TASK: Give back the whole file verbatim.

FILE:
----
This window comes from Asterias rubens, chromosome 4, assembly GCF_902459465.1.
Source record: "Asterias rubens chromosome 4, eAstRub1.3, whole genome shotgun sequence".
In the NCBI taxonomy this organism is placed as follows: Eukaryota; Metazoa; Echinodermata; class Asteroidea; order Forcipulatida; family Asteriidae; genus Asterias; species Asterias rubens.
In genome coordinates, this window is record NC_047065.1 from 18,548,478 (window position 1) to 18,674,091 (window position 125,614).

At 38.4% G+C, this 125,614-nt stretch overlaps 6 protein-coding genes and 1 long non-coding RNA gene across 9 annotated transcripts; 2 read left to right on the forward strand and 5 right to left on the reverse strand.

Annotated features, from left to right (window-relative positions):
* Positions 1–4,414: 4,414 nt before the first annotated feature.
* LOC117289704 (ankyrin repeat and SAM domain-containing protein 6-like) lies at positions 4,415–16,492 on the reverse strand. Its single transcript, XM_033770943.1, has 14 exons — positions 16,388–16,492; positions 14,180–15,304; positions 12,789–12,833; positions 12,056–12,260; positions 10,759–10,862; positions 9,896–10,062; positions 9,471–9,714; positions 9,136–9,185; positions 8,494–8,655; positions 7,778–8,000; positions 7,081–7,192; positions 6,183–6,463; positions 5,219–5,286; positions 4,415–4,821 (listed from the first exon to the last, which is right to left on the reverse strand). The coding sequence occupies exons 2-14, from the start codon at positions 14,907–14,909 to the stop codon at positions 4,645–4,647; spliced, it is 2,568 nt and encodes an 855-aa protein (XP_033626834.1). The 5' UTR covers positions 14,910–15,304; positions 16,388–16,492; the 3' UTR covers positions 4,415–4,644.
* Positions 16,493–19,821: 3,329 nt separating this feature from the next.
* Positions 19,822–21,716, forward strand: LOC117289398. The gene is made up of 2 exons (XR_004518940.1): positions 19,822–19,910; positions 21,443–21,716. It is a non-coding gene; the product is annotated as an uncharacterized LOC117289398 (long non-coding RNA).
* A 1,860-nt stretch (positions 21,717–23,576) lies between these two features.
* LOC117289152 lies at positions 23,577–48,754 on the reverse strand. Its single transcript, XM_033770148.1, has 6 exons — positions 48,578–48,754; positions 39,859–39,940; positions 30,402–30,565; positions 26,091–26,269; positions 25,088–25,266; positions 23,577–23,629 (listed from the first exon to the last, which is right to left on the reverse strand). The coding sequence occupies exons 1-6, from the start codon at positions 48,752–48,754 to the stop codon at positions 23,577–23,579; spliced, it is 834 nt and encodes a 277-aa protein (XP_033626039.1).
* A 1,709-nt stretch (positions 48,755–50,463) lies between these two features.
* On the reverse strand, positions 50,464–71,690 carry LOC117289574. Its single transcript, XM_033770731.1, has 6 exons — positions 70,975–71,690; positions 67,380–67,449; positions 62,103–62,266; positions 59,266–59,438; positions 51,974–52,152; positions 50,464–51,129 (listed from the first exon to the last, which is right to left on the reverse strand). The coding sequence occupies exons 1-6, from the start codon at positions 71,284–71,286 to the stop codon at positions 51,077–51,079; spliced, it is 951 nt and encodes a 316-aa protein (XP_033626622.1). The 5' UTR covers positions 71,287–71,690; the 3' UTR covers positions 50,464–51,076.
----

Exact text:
This window comes from Asterias rubens, chromosome 4, assembly GCF_902459465.1.
Source record: "Asterias rubens chromosome 4, eAstRub1.3, whole genome shotgun sequence".
In the NCBI taxonomy this organism is placed as follows: Eukaryota; Metazoa; Echinodermata; class Asteroidea; order Forcipulatida; family Asteriidae; genus Asterias; species Asterias rubens.
In genome coordinates, this window is record NC_047065.1 from 18,548,478 (window position 1) to 18,674,091 (window position 125,614).

At 38.4% G+C, this 125,614-nt stretch overlaps 6 protein-coding genes and 1 long non-coding RNA gene across 9 annotated transcripts; 2 read left to right on the forward strand and 5 right to left on the reverse strand.

Annotated features, from left to right (window-relative positions):
* Positions 1–4,414: 4,414 nt before the first annotated feature.
* LOC117289704 (ankyrin repeat and SAM domain-containing protein 6-like) lies at positions 4,415–16,492 on the reverse strand. Its single transcript, XM_033770943.1, has 14 exons — positions 16,388–16,492; positions 14,180–15,304; positions 12,789–12,833; positions 12,056–12,260; positions 10,759–10,862; positions 9,896–10,062; positions 9,471–9,714; positions 9,136–9,185; positions 8,494–8,655; positions 7,778–8,000; positions 7,081–7,192; positions 6,183–6,463; positions 5,219–5,286; positions 4,415–4,821 (listed from the first exon to the last, which is right to left on the reverse strand). The coding sequence occupies exons 2-14, from the start codon at positions 14,907–14,909 to the stop codon at positions 4,645–4,647; spliced, it is 2,568 nt and encodes an 855-aa protein (XP_033626834.1). The 5' UTR covers positions 14,910–15,304; positions 16,388–16,492; the 3' UTR covers positions 4,415–4,644.
* Positions 16,493–19,821: 3,329 nt separating this feature from the next.
* Positions 19,822–21,716, forward strand: LOC117289398. The gene is made up of 2 exons (XR_004518940.1): positions 19,822–19,910; positions 21,443–21,716. It is a non-coding gene; the product is annotated as an uncharacterized LOC117289398 (long non-coding RNA).
* A 1,860-nt stretch (positions 21,717–23,576) lies between these two features.
* LOC117289152 lies at positions 23,577–48,754 on the reverse strand. Its single transcript, XM_033770148.1, has 6 exons — positions 48,578–48,754; positions 39,859–39,940; positions 30,402–30,565; positions 26,091–26,269; positions 25,088–25,266; positions 23,577–23,629 (listed from the first exon to the last, which is right to left on the reverse strand). The coding sequence occupies exons 1-6, from the start codon at positions 48,752–48,754 to the stop codon at positions 23,577–23,579; spliced, it is 834 nt and encodes a 277-aa protein (XP_033626039.1).
* A 1,709-nt stretch (positions 48,755–50,463) lies between these two features.
* On the reverse strand, positions 50,464–71,690 carry LOC117289574. Its single transcript, XM_033770731.1, has 6 exons — positions 70,975–71,690; positions 67,380–67,449; positions 62,103–62,266; positions 59,266–59,438; positions 51,974–52,152; positions 50,464–51,129 (listed from the first exon to the last, which is right to left on the reverse strand). The coding sequence occupies exons 1-6, from the start codon at positions 71,284–71,286 to the stop codon at positions 51,077–51,079; spliced, it is 951 nt and encodes a 316-aa protein (XP_033626622.1). The 5' UTR covers positions 71,287–71,690; the 3' UTR covers positions 50,464–51,076.